Q: How can I contact people after I’ve arrived in Japan?
So can you use your phone? You’ll have to ask your service provider and then find out the charges for roaming. It doesn’t hurt to just use your phone to make a quick phone call, but if you intend on using a lot of data (which you probably will for navigation and looking things up), I highly recommend renting a “pocket wi-fi” device. Not only can you connect your smartphone to it (though you won’t be able to make calls or text messages), but you can connect other devices like your laptop or a handheld game system.
If you have an unlocked phone, you can also rent a SIM card, though if I recall correctly, you won’t be able to make phone calls or send text messages. Alternatively you can try to connect through Facebook Messenger, Skype, or another app.
Q: Hotels are expensive, but I want make sure I’m staying in a safe, clean space. How do I find a place for my budget?
I highly advise that you book early, especially if your stay falls on a weekend and also during high travel seasons (late March/April, first week of May, August, and towards the end of the year). If you're okay with dorm-style accommodations (bunk beds in a large room) those are usually easier to get and cost less, and hopefully you won’t have to deal with someone snoring or making too much noise when entering and leaving the room. But if you absolutely need your privacy, start searching early, at least three to four months in advance to be safe, and earlier if you're traveling during a high season period.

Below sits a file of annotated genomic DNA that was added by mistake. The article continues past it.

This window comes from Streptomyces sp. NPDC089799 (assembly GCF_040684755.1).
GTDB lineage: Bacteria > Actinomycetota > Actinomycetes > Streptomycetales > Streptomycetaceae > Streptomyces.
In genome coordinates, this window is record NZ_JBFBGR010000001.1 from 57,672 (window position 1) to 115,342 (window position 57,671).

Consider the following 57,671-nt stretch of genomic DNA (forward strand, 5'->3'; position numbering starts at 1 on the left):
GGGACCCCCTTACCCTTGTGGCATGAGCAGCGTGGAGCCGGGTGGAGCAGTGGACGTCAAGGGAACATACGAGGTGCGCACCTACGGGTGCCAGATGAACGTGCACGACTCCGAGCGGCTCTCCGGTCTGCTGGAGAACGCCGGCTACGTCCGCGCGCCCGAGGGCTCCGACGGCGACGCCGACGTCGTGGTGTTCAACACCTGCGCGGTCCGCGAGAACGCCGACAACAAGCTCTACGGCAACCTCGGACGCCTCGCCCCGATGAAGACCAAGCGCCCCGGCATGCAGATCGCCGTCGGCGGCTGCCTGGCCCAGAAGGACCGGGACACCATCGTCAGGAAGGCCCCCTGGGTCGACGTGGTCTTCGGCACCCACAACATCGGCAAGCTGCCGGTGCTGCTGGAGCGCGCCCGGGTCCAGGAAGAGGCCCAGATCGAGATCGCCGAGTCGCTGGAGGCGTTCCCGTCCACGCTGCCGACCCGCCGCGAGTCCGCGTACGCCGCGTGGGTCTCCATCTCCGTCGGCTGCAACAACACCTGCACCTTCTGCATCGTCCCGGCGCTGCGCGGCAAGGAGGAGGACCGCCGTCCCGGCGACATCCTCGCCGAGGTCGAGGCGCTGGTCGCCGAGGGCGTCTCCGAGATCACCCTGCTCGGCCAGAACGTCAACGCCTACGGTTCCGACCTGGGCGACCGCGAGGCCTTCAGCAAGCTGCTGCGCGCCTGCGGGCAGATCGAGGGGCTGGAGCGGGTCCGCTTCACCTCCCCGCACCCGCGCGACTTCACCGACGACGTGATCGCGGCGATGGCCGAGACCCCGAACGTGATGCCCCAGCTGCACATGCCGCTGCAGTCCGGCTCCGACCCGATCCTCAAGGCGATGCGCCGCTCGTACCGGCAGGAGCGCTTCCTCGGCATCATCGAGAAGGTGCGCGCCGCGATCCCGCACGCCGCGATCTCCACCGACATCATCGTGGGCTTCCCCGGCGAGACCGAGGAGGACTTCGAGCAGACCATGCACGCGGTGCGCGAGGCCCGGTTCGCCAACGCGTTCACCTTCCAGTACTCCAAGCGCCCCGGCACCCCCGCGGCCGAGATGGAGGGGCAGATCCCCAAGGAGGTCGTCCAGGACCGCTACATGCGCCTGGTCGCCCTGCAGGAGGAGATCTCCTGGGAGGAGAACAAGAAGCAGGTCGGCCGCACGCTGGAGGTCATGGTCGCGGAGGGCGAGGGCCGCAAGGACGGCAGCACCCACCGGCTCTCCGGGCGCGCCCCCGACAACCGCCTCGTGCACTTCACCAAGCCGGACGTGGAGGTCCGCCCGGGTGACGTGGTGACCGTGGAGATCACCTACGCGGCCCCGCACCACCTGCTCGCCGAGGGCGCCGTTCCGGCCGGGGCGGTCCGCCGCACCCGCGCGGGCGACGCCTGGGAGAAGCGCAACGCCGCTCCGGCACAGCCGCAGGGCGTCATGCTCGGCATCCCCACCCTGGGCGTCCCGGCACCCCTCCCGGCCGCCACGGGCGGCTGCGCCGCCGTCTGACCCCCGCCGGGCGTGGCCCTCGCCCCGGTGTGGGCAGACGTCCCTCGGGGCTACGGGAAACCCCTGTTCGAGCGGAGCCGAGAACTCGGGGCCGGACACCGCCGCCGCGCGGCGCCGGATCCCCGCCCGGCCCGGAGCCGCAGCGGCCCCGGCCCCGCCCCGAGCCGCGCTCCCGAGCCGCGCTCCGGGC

And don’t forget to read reviews! Places with at 80% high ratings are ideal. Keep in mind that just because one person had a particular experience may not mean you’ll have the same, but it’s more comforting to know that a majority enjoyed the place you’ve chosen.
Q: I’ve saved money. How do I access it while I'm in Japan?
You may want to bring some cash or traveler's checks with you to be exchanged at the airport; I'd say about $500 is a safe amount for the first few days. If for some reason you forget to exchange your money at the airport, hotels and certain banks can exchange it for you, and popular shopping areas like Harajuku have some exchange centers, though I'm not sure the rates are very good.
To get cash from your bank account, the most popular methods are the ATMs at a 7-11 convenience store or a Seven Bank (run by the same company as 7-11), or using an ATM at a post Office. Withdraw large amounts at a time to avoid repeat ATM withdrawal fees. If you have an account with Citibank, they actually have branches in Japan, although not many so you’ll have to look up their locations.
As I said before, more and more stores in Japan are accepting credit cards. But I like to just avoid the embarrassment and inconvenience for the cashier by just having cash.
Q: The Tokyo rail map is so confusing!!! How do I figure out where to go?!
I also highly recommend checking routes before you even get to Japan! Hyperdia provides the estimated cost for a trip, and if you’re not careful you may end up spending a significant amount of money that you didn’t anticipate. You can also get an idea of how much your travel costs will total so you can determine whether or not you can save money by getting a Japan Rail Pass, which will grant you unlimited rides on JR-operated routes during a limited period of time after the pass is activated.
Q: I speak little to no Japanese. Will I be okay finding my way around?
If you have any other questions about traveling to Japan and traveling IN Japan, feel free to message me through Facebook, Twitter, or leave a comment below!